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I've been in your shoes. A while back I got the green light for a workshop (20x22)! The zoning and neighbors made the process painful. I couldn't have a garage door because you could only have 24 linear feet of garage doors and we had an 18 footer upfront??!! I had a budget garage Co build the shell totally permitted with inspector close out with a full header. Over time I've added the 100A 240V branch, insulation, drywall, utility sink (supply is RV hose from house sigot to sigot on shop, works great year round), grey waste drain to gravel pad, instant HW heater, shopstyle electric overhead heater, 10x14 awning, cable/internet with plans for a 4 panel (2') bifold door under that header out to the gravel pad/awning area. It's evolving from workshop when we remodeled kitchen/bathrooms to combo workshop/brewery with the future taproom/brewery. Time is the key!
 

Phischy

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The big issue is your neighbors, have you spoken to them? People get really upset, esp if you have an HOA. Seems that you simply say you're building for your hobby (soap making/tie dye), make sure it looks really nice. If it's not ghetto then you'll be ok, and it doesn't sound like it will be.

Electricity can be retro fitted later. Your sink issue, just make sure you have a wet wall between where you want your 3 basin and where the bathroom is, this way you can open the wall and will have direct access to H/C and drain. Really not much of a problem. Run a 20A 11V out for all your lights/outlets so it'll pass inspection, then after inspection, run your 240V and any extra 110V you need to a wall mounted sub panel, then run all your electrical through conduit outside the wall. Unfortunately, this isn't the pretty/fully finished version (rattle can paint the conduit so it looks interesting), however, when you go to sell the home, you can kill the extra circuits, remove everything proud of the walls and be to code. Then patch the walls, and the same goes for the 3 basin sink.

The floor drain is a problem and may be something you have to give up. Which totally sucks, but if that's the cost of getting it done, that's the way to do it.

Depending on your neighbors, the AC units for both the building and the cold room may be a problem. If they see/hear it that may cause you a headache, a mini-split will keep the profile lower but is more expensive. Same with the exhaust fan, you can add later.

I'd say the biggest thing is to know the inspection schedule. And lastly, your property taxing agency will want a piece of this too. So find out when they will come out to value it or what that process is before you start adding improvements inside and out.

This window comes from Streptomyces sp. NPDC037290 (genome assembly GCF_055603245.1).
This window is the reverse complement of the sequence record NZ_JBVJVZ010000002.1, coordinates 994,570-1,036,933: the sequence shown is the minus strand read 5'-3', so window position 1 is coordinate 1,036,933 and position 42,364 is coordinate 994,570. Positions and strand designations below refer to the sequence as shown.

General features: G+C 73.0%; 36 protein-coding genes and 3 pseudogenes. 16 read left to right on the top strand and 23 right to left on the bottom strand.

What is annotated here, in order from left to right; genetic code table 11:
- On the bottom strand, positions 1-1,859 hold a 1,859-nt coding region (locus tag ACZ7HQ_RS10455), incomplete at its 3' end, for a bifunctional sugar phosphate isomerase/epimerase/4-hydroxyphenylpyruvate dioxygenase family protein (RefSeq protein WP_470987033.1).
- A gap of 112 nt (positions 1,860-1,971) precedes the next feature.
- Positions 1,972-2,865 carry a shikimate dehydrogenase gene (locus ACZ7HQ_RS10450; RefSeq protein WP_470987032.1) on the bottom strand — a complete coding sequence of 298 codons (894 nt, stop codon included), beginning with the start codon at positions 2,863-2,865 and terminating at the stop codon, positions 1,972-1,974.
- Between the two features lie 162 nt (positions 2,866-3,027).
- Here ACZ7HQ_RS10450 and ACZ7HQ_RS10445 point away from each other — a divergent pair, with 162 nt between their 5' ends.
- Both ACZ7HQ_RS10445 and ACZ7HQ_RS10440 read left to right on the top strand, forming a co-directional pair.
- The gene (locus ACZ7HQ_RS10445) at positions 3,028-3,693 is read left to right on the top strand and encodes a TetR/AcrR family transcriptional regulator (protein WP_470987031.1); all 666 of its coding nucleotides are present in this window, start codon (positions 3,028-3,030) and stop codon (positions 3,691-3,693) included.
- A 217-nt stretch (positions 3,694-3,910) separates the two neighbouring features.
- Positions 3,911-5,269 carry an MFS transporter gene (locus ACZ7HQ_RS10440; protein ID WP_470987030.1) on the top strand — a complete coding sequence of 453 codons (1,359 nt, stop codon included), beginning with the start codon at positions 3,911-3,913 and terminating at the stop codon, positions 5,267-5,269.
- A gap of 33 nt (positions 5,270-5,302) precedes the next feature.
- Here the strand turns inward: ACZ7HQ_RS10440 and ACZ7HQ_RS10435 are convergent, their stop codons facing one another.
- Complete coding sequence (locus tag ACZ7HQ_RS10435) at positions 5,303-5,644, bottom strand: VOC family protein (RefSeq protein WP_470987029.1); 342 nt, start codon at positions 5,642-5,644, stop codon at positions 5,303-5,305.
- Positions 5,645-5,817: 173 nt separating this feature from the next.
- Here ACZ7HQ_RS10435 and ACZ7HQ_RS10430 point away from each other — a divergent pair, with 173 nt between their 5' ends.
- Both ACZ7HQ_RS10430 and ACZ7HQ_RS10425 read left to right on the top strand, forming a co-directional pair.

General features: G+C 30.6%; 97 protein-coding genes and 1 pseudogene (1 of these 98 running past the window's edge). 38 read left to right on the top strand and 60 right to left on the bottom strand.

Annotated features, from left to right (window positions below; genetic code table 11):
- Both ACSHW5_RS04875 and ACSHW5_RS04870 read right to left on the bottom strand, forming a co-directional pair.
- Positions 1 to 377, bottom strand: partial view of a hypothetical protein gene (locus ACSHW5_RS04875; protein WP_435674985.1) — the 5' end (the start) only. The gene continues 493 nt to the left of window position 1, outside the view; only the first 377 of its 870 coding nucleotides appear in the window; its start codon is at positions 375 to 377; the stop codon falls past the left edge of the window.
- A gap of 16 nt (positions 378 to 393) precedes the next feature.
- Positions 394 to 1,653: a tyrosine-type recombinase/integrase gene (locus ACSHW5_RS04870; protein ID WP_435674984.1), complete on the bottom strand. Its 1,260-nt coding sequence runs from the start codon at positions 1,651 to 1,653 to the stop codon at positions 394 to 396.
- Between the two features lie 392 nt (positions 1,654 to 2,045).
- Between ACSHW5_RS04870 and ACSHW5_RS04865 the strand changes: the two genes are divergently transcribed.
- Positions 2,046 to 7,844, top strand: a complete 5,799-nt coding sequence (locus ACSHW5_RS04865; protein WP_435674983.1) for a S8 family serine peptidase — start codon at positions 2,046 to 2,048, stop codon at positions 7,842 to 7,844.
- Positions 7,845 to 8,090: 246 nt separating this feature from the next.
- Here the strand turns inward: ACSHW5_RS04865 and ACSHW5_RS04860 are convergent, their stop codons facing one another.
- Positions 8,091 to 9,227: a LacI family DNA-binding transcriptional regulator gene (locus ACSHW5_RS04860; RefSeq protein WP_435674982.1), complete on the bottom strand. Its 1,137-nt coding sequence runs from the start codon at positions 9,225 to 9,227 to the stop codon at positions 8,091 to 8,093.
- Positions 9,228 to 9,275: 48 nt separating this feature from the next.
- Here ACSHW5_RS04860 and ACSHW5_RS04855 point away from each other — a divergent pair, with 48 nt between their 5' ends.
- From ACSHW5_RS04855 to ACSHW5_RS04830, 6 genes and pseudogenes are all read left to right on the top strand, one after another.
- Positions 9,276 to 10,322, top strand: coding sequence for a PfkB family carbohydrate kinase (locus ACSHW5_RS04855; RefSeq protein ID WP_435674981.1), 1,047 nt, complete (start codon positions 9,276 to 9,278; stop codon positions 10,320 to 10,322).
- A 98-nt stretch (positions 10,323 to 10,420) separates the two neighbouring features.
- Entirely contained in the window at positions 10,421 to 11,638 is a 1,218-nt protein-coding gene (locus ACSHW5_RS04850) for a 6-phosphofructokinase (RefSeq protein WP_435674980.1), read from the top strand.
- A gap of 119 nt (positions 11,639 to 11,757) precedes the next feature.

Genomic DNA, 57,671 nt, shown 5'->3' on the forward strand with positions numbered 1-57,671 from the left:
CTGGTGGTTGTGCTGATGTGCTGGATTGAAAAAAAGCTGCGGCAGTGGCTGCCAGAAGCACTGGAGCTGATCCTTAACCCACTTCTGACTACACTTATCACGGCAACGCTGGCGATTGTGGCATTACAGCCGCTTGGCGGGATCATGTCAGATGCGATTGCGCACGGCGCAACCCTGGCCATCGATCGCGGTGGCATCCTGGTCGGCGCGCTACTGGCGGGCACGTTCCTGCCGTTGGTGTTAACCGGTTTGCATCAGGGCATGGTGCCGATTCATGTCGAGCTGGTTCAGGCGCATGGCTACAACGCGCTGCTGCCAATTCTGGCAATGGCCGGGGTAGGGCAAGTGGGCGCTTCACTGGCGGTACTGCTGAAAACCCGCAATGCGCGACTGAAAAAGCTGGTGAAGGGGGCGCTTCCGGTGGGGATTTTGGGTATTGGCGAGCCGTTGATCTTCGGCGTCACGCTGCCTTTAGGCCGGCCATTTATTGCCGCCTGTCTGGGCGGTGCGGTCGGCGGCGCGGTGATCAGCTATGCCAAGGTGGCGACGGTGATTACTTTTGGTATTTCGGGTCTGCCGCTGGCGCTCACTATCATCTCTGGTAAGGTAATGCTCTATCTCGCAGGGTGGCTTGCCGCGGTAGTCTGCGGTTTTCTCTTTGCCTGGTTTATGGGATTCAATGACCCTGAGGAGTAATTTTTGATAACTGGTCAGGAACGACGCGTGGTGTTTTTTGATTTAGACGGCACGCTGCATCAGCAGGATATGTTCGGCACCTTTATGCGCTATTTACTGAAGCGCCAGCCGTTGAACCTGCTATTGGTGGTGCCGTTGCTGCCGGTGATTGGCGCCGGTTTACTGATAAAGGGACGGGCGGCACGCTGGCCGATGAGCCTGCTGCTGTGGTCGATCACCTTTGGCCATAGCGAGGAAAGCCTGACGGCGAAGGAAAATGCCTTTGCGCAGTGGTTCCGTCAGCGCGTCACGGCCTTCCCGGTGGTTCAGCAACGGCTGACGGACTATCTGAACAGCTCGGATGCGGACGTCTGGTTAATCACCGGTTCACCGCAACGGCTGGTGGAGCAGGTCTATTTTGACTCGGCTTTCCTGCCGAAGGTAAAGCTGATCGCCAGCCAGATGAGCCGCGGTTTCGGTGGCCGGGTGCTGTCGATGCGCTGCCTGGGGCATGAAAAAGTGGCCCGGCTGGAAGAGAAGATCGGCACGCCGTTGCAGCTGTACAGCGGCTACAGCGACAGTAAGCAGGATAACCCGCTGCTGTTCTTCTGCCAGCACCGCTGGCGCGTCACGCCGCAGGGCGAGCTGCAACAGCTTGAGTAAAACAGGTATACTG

MaxStout

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I built a 10 x 20 outbuilding about 15 years ago for a wood shop. Stick framing on a poured concrete slab. No running water but I did run a 60A feeder to a subpanel in the shed. Nice to have 240V.

Be careful with location, make sure it doesn't overlap any drainage or utility easements. Some communities have height restrictions for outbuildings (mine limits to 15' above average terrain).

Hard plumbing for sink and toilet means sewer connections. If you decide to forego the those, you can always run a garden hose for cooling water and rent a porta-potty for events. If you use a hose, you could run the gray water into a barrel outside and use it later for watering your garden. A sink can be set up outside, connected to a hose. I have one next to our garden bench we use, except in winter. It's connected to the hose bib with a length of garden hose. Fugly as sin, but it works.

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Like others said, pull the proper permits. Not just in case a neighbor rats you out, but also in case of a fire or storm damage. Insurance may refuse coverage if it wasn't permitted. Having no permits may put a cloud over the property's title should you ever sell it. And check with neighbors. Better to grease the rails now, than to get nuisance complaints from them later. The "easier to get forgiveness than permission" doesn't work here.

Contact your homeowner's insurance, make sure the building is added to your policy.

What at first seems like a straightforward project ends up having lots of moving parts. Sounds like a fun project--good luck!